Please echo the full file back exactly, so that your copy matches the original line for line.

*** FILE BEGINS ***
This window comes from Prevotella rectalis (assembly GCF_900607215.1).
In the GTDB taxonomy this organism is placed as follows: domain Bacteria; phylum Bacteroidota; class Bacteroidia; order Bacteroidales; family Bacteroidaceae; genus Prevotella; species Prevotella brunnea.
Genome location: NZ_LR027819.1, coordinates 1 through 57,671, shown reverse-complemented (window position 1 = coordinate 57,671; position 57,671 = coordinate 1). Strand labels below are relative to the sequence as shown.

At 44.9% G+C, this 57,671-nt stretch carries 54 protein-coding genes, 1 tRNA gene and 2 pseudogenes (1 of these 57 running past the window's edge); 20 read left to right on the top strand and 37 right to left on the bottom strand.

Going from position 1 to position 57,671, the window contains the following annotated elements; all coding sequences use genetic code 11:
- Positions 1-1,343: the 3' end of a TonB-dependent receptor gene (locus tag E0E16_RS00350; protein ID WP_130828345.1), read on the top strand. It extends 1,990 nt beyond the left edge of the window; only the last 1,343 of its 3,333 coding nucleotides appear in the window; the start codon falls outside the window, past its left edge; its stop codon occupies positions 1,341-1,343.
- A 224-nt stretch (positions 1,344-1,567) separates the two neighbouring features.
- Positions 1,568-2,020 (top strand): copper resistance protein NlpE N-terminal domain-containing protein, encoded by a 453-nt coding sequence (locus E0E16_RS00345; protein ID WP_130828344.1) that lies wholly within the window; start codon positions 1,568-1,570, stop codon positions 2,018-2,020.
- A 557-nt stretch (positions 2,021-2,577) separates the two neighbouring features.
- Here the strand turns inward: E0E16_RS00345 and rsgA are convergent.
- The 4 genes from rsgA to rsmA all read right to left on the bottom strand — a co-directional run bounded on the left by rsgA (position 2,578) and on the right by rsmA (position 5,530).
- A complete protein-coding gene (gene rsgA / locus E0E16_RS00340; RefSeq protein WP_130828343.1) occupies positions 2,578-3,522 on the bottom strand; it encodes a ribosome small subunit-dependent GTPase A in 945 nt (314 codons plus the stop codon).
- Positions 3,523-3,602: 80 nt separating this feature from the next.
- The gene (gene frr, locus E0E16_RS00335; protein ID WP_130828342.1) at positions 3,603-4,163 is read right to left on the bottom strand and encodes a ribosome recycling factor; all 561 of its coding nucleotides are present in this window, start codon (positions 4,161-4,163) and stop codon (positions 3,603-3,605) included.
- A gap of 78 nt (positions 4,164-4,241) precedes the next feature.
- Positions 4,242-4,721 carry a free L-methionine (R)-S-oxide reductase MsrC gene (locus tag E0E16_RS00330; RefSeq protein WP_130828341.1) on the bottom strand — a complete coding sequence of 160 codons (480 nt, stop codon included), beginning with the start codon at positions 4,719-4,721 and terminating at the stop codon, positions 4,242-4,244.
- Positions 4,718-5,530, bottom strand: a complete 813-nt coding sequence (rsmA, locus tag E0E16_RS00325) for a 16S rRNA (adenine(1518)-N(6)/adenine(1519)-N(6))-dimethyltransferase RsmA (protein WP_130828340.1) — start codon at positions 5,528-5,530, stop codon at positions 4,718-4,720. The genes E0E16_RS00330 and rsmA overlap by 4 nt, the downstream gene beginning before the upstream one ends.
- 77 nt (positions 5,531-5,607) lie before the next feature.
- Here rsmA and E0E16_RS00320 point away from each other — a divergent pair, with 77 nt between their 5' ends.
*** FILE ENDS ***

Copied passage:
This window comes from Prevotella rectalis (assembly GCF_900607215.1).
In the GTDB taxonomy this organism is placed as follows: domain Bacteria; phylum Bacteroidota; class Bacteroidia; order Bacteroidales; family Bacteroidaceae; genus Prevotella; species Prevotella brunnea.
Genome location: NZ_LR027819.1, coordinates 1 through 57,671, shown reverse-complemented (window position 1 = coordinate 57,671; position 57,671 = coordinate 1). Strand labels below are relative to the sequence as shown.

At 44.9% G+C, this 57,671-nt stretch carries 54 protein-coding genes, 1 tRNA gene and 2 pseudogenes (1 of these 57 running past the window's edge); 20 read left to right on the top strand and 37 right to left on the bottom strand.

Going from position 1 to position 57,671, the window contains the following annotated elements; all coding sequences use genetic code 11:
- Positions 1-1,343: the 3' end of a TonB-dependent receptor gene (locus tag E0E16_RS00350; protein ID WP_130828345.1), read on the top strand. It extends 1,990 nt beyond the left edge of the window; only the last 1,343 of its 3,333 coding nucleotides appear in the window; the start codon falls outside the window, past its left edge; its stop codon occupies positions 1,341-1,343.
- A 224-nt stretch (positions 1,344-1,567) separates the two neighbouring features.
- Positions 1,568-2,020 (top strand): copper resistance protein NlpE N-terminal domain-containing protein, encoded by a 453-nt coding sequence (locus E0E16_RS00345; protein ID WP_130828344.1) that lies wholly within the window; start codon positions 1,568-1,570, stop codon positions 2,018-2,020.
- A 557-nt stretch (positions 2,021-2,577) separates the two neighbouring features.
- Here the strand turns inward: E0E16_RS00345 and rsgA are convergent.
- The 4 genes from rsgA to rsmA all read right to left on the bottom strand — a co-directional run bounded on the left by rsgA (position 2,578) and on the right by rsmA (position 5,530).
- A complete protein-coding gene (gene rsgA / locus E0E16_RS00340; RefSeq protein WP_130828343.1) occupies positions 2,578-3,522 on the bottom strand; it encodes a ribosome small subunit-dependent GTPase A in 945 nt (314 codons plus the stop codon).
- Positions 3,523-3,602: 80 nt separating this feature from the next.
- The gene (gene frr, locus E0E16_RS00335; protein ID WP_130828342.1) at positions 3,603-4,163 is read right to left on the bottom strand and encodes a ribosome recycling factor; all 561 of its coding nucleotides are present in this window, start codon (positions 4,161-4,163) and stop codon (positions 3,603-3,605) included.
- A gap of 78 nt (positions 4,164-4,241) precedes the next feature.
- Positions 4,242-4,721 carry a free L-methionine (R)-S-oxide reductase MsrC gene (locus tag E0E16_RS00330; RefSeq protein WP_130828341.1) on the bottom strand — a complete coding sequence of 160 codons (480 nt, stop codon included), beginning with the start codon at positions 4,719-4,721 and terminating at the stop codon, positions 4,242-4,244.
- Positions 4,718-5,530, bottom strand: a complete 813-nt coding sequence (rsmA, locus tag E0E16_RS00325) for a 16S rRNA (adenine(1518)-N(6)/adenine(1519)-N(6))-dimethyltransferase RsmA (protein WP_130828340.1) — start codon at positions 5,528-5,530, stop codon at positions 4,718-4,720. The genes E0E16_RS00330 and rsmA overlap by 4 nt, the downstream gene beginning before the upstream one ends.
- 77 nt (positions 5,531-5,607) lie before the next feature.
- Here rsmA and E0E16_RS00320 point away from each other — a divergent pair, with 77 nt between their 5' ends.